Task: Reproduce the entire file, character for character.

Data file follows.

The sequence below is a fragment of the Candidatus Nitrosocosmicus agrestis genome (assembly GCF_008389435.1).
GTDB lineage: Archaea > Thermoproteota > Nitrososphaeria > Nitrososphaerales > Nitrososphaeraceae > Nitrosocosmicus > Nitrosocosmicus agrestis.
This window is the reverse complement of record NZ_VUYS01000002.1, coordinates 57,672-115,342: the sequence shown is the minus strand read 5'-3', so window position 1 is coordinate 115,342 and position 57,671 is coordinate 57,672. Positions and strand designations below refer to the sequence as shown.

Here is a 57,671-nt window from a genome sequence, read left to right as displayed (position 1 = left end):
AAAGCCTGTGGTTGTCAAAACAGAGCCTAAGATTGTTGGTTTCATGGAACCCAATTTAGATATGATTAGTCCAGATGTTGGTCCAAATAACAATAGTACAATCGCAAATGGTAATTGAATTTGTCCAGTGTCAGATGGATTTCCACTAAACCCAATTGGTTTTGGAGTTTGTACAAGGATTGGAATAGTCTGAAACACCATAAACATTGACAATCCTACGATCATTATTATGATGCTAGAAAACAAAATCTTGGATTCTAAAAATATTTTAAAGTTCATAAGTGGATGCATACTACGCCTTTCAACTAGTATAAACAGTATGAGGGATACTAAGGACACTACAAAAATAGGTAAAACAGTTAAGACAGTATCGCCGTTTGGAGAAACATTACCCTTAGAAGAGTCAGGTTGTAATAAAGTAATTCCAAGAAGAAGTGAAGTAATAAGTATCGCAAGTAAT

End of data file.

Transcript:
The sequence below is a fragment of the Candidatus Nitrosocosmicus agrestis genome (assembly GCF_008389435.1).
GTDB lineage: Archaea > Thermoproteota > Nitrososphaeria > Nitrososphaerales > Nitrososphaeraceae > Nitrosocosmicus > Nitrosocosmicus agrestis.
This window is the reverse complement of record NZ_VUYS01000002.1, coordinates 57,672-115,342: the sequence shown is the minus strand read 5'-3', so window position 1 is coordinate 115,342 and position 57,671 is coordinate 57,672. Positions and strand designations below refer to the sequence as shown.

Here is a 57,671-nt window from a genome sequence, read left to right as displayed (position 1 = left end):
AAAGCCTGTGGTTGTCAAAACAGAGCCTAAGATTGTTGGTTTCATGGAACCCAATTTAGATATGATTAGTCCAGATGTTGGTCCAAATAACAATAGTACAATCGCAAATGGTAATTGAATTTGTCCAGTGTCAGATGGATTTCCACTAAACCCAATTGGTTTTGGAGTTTGTACAAGGATTGGAATAGTCTGAAACACCATAAACATTGACAATCCTACGATCATTATTATGATGCTAGAAAACAAAATCTTGGATTCTAAAAATATTTTAAAGTTCATAAGTGGATGCATACTACGCCTTTCAACTAGTATAAACAGTATGAGGGATACTAAGGACACTACAAAAATAGGTAAAACAGTTAAGACAGTATCGCCGTTTGGAGAAACATTACCCTTAGAAGAGTCAGGTTGTAATAAAGTAATTCCAAGAAGAAGTGAAGTAATAAGTATCGCAAGTAAT